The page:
I'm repainting a bedroom, and after removing a couple layers of wallpaper,
found that the first layer of wallpaper was put up without a coat of paint
or primer. When I tried to remove it, it pulled up some of the backing
paper. So now I've got some seriously crappy looking wallboard. I'm having
problems getting spackling paste to stick, too.
1. The patch stuff I'm using is "spackling paste", but at the hardware
store, they sell another product called "joint compound". What's the
difference between these two products? Am I using the wrong one?
2. I laid down a coat of primer, hoping this would firm up the layer of
paper enough that I could sand it. Was this a dumb idea or a good one?
3. Should I just rip out the old sheetrock and start over, or is there hope
for a smooth wall with a reasonable amount of effort?
Joint compound is a little heavier bodied, so it will tend
to go on a bit thicker. Either one _should_ stick to the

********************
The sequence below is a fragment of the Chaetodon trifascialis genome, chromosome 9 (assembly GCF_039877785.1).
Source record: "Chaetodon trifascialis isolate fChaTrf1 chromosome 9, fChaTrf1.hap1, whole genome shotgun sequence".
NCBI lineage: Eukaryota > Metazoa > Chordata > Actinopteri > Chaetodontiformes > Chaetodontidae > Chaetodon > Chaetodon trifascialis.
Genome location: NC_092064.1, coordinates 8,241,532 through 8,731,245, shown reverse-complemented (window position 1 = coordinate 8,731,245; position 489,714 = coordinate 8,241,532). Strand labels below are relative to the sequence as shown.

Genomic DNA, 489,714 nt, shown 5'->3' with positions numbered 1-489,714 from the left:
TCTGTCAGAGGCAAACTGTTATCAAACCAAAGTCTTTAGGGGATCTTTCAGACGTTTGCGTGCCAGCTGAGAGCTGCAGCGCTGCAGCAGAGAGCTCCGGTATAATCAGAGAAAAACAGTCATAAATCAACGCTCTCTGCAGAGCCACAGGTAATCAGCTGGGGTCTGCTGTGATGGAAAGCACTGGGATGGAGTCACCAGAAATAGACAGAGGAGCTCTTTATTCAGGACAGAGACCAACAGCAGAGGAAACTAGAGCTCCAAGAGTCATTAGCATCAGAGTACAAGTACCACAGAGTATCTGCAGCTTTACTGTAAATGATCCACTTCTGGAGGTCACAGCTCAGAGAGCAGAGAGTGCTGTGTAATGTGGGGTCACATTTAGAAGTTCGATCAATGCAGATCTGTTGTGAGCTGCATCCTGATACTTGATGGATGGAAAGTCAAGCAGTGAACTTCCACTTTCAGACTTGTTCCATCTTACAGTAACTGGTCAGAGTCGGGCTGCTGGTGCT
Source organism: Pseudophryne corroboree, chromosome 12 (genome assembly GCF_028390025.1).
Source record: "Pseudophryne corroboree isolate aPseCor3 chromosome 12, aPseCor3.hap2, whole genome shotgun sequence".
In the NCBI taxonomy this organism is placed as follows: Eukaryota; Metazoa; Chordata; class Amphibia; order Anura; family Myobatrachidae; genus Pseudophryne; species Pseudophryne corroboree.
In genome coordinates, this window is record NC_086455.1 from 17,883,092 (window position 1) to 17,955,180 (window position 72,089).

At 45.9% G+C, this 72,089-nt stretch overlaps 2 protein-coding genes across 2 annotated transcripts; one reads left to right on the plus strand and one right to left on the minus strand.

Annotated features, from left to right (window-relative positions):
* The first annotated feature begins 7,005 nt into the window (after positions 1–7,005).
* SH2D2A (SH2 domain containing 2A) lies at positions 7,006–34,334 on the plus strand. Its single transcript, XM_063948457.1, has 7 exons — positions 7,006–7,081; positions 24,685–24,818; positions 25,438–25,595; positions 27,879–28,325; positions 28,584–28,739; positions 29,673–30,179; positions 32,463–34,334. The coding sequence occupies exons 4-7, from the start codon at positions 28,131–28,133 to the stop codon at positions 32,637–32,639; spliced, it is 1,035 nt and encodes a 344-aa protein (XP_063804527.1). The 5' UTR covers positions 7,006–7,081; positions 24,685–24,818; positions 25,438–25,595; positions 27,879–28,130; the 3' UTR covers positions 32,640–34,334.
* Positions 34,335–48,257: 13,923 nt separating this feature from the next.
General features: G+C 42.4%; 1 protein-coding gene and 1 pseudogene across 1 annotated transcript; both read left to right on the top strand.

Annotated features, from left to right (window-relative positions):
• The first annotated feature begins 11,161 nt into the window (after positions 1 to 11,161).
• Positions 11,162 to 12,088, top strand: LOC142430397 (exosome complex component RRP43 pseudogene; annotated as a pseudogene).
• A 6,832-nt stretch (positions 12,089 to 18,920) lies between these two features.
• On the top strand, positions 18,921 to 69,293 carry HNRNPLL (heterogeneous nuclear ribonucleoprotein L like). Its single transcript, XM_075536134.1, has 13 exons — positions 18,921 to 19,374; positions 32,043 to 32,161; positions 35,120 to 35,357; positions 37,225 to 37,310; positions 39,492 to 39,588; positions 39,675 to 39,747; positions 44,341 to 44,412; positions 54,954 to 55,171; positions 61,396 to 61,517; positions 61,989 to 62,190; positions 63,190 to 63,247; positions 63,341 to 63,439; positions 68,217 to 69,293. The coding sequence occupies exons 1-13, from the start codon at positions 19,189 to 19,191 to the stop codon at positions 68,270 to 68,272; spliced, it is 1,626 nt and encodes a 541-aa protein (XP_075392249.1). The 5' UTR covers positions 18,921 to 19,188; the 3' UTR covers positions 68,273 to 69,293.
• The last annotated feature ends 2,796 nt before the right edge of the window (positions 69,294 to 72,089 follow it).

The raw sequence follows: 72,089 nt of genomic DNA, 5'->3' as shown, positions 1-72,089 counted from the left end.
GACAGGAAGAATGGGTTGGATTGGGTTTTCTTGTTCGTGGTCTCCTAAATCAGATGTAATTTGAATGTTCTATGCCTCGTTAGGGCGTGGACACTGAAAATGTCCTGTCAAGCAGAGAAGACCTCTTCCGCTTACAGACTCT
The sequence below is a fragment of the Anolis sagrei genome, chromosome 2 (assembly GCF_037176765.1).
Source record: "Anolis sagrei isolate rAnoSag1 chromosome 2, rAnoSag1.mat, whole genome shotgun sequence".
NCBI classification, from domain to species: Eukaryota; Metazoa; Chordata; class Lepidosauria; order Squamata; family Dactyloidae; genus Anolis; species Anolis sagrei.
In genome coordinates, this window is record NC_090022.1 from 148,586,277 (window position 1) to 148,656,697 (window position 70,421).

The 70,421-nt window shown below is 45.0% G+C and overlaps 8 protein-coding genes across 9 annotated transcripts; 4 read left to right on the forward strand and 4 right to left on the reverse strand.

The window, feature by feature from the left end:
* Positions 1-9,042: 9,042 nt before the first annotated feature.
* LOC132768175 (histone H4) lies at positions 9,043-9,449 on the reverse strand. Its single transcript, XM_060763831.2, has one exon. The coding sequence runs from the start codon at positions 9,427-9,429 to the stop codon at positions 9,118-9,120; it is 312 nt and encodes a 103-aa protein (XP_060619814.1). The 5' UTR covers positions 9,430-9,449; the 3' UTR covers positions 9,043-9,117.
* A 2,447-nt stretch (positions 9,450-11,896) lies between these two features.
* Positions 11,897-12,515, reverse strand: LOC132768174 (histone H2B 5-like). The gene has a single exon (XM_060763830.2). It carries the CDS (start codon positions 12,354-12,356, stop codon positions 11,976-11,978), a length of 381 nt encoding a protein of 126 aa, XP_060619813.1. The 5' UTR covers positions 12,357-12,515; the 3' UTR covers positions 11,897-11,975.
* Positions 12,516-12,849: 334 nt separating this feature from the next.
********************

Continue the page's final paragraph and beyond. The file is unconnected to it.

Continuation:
wall OK, though. If they won't you may have to resort to
re-skinning the wall by putting the thinnest rock you can
find (1/4" may be available) over the existing, tape and
Use joint compound. Sheetrockers and wallpaper hangers also call it "mud".
Float the banged up surface with a large, flat trowel, then sand it smooth
when it has dried overnight.
Almost any wallpapering job requires joint compound touch-up for dings and
dents. These things really show through a new coat.
To remove the old wallpaper, just use a large natural sponge and lots of hot
water. Keep mopping the wallpaper with the wet sponge, and eventually - -
it takes awhile - - the glue will soften and then you can pull it off.
Give it a mopping - - go have a beer - - go back and give it another
mopping, then another beer. Eventually either the stuff will start pulling
off easily or you won't give a damn.
For what it's worth, I've never known a building contractor to prime a wall
in a new house before hanging wallpaper.
2 years ago I removed the wall paper from my master bathroom and the paper
on the sheetrock came off, in spots. Some spots the size of my fist.
I used dry wall joint compound thinned down with water to the consistency of
Mayonnaise and then applied with a texturing brush. I can hardly tell the
good from the bad spots.
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